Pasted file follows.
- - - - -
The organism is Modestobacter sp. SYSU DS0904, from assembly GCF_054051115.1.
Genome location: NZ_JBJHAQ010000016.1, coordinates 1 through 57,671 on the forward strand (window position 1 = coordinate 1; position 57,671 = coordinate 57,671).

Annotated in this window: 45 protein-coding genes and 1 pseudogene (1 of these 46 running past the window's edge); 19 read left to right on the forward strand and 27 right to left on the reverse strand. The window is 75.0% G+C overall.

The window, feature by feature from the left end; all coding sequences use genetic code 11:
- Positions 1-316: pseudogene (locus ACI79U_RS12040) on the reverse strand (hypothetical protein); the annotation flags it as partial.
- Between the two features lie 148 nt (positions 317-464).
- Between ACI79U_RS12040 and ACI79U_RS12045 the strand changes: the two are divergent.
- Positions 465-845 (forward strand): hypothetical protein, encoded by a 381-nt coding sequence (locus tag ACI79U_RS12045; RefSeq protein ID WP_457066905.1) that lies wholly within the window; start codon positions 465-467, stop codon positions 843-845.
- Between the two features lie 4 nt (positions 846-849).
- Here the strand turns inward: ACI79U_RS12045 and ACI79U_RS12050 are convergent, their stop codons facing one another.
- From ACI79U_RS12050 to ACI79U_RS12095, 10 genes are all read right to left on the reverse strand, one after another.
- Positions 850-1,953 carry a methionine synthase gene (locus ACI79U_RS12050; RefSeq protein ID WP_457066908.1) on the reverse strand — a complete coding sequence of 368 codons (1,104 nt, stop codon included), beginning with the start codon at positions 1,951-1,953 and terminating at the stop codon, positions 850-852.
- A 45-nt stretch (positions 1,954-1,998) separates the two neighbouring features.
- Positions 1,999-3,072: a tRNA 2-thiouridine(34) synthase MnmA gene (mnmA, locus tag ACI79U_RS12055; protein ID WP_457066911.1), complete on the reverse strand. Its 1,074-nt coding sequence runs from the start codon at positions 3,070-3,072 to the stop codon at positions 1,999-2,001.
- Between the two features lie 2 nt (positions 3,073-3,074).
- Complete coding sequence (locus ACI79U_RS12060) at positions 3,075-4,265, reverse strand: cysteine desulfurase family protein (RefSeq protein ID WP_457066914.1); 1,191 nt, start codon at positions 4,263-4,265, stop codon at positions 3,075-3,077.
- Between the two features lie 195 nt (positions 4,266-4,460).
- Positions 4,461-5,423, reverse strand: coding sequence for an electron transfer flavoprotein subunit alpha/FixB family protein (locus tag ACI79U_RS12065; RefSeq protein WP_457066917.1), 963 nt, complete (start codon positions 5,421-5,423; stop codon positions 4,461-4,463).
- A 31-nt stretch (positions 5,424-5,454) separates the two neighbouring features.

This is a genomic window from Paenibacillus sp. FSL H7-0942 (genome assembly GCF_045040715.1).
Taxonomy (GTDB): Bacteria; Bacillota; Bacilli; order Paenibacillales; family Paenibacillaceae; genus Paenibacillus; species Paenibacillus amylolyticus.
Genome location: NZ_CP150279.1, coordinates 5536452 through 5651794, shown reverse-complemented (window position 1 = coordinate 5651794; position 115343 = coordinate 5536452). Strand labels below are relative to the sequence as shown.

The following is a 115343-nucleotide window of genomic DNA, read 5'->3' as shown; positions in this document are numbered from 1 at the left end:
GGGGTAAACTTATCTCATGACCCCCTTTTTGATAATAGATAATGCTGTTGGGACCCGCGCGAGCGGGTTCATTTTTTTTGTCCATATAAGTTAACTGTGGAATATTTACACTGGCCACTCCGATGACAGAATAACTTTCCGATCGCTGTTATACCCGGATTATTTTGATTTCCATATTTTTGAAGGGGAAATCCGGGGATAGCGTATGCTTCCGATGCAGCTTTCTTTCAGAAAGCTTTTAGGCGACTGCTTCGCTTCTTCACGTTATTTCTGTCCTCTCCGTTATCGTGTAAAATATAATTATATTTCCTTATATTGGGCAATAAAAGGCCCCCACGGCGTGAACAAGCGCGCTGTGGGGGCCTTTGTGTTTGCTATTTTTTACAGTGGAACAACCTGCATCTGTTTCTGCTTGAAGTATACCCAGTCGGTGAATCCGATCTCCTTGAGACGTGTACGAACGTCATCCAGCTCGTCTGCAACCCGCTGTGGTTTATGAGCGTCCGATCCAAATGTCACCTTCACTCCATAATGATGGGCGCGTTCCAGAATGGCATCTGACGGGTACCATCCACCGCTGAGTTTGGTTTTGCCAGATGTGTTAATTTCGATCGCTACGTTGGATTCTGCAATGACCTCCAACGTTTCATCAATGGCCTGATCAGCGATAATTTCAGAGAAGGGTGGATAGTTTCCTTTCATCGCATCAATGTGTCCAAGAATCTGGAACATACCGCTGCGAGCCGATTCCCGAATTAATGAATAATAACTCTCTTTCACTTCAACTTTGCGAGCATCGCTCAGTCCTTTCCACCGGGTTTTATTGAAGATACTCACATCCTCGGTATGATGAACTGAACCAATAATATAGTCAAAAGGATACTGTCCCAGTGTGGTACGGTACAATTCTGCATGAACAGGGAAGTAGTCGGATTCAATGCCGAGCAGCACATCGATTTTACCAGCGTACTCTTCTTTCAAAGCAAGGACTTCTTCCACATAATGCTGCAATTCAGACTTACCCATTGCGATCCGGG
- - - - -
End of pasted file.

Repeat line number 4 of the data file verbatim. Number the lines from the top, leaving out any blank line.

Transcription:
The window, feature by feature from the left end; all coding sequences use genetic code 11: